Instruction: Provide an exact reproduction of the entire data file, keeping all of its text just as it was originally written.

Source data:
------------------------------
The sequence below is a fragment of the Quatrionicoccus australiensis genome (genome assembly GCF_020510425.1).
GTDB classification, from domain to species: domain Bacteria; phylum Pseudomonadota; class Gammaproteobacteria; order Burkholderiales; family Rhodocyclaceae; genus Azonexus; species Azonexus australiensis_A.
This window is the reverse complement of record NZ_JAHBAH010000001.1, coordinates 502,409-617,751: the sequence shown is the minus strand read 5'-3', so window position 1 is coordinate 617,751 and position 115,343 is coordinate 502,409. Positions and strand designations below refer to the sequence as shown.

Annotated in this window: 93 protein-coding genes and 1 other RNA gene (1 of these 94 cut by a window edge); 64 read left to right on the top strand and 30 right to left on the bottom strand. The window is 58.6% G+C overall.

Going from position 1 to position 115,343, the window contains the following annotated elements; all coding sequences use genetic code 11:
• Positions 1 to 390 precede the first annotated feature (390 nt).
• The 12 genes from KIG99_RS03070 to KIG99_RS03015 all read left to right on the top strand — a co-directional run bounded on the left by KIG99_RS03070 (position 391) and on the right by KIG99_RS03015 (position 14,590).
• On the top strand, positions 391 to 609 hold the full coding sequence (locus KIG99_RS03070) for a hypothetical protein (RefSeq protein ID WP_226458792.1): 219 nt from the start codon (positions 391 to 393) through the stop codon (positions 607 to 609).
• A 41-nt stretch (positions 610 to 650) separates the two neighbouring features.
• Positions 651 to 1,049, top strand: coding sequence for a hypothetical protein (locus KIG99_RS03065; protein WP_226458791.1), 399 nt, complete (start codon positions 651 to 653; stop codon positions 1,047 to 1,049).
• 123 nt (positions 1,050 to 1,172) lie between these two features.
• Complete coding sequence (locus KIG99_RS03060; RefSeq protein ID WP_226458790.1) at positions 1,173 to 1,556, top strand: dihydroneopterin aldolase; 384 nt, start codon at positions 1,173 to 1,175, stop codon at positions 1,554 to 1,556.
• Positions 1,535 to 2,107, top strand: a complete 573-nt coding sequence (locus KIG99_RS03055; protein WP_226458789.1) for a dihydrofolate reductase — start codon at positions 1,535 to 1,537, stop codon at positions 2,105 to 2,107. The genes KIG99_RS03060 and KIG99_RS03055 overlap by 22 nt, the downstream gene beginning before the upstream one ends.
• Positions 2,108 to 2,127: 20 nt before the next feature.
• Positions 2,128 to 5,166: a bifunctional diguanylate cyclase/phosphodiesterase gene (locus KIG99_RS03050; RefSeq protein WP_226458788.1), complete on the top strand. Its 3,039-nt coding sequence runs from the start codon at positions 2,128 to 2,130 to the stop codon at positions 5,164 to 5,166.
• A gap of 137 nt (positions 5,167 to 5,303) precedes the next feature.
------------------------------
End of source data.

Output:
The sequence below is a fragment of the Quatrionicoccus australiensis genome (genome assembly GCF_020510425.1).
GTDB classification, from domain to species: domain Bacteria; phylum Pseudomonadota; class Gammaproteobacteria; order Burkholderiales; family Rhodocyclaceae; genus Azonexus; species Azonexus australiensis_A.
This window is the reverse complement of record NZ_JAHBAH010000001.1, coordinates 502,409-617,751: the sequence shown is the minus strand read 5'-3', so window position 1 is coordinate 617,751 and position 115,343 is coordinate 502,409. Positions and strand designations below refer to the sequence as shown.

Annotated in this window: 93 protein-coding genes and 1 other RNA gene (1 of these 94 cut by a window edge); 64 read left to right on the top strand and 30 right to left on the bottom strand. The window is 58.6% G+C overall.

Going from position 1 to position 115,343, the window contains the following annotated elements; all coding sequences use genetic code 11:
• Positions 1 to 390 precede the first annotated feature (390 nt).
• The 12 genes from KIG99_RS03070 to KIG99_RS03015 all read left to right on the top strand — a co-directional run bounded on the left by KIG99_RS03070 (position 391) and on the right by KIG99_RS03015 (position 14,590).
• On the top strand, positions 391 to 609 hold the full coding sequence (locus KIG99_RS03070) for a hypothetical protein (RefSeq protein ID WP_226458792.1): 219 nt from the start codon (positions 391 to 393) through the stop codon (positions 607 to 609).
• A 41-nt stretch (positions 610 to 650) separates the two neighbouring features.
• Positions 651 to 1,049, top strand: coding sequence for a hypothetical protein (locus KIG99_RS03065; protein WP_226458791.1), 399 nt, complete (start codon positions 651 to 653; stop codon positions 1,047 to 1,049).
• 123 nt (positions 1,050 to 1,172) lie between these two features.
• Complete coding sequence (locus KIG99_RS03060; RefSeq protein ID WP_226458790.1) at positions 1,173 to 1,556, top strand: dihydroneopterin aldolase; 384 nt, start codon at positions 1,173 to 1,175, stop codon at positions 1,554 to 1,556.
• Positions 1,535 to 2,107, top strand: a complete 573-nt coding sequence (locus KIG99_RS03055; protein WP_226458789.1) for a dihydrofolate reductase — start codon at positions 1,535 to 1,537, stop codon at positions 2,105 to 2,107. The genes KIG99_RS03060 and KIG99_RS03055 overlap by 22 nt, the downstream gene beginning before the upstream one ends.
• Positions 2,108 to 2,127: 20 nt before the next feature.
• Positions 2,128 to 5,166: a bifunctional diguanylate cyclase/phosphodiesterase gene (locus KIG99_RS03050; RefSeq protein WP_226458788.1), complete on the top strand. Its 3,039-nt coding sequence runs from the start codon at positions 2,128 to 2,130 to the stop codon at positions 5,164 to 5,166.
• A gap of 137 nt (positions 5,167 to 5,303) precedes the next feature.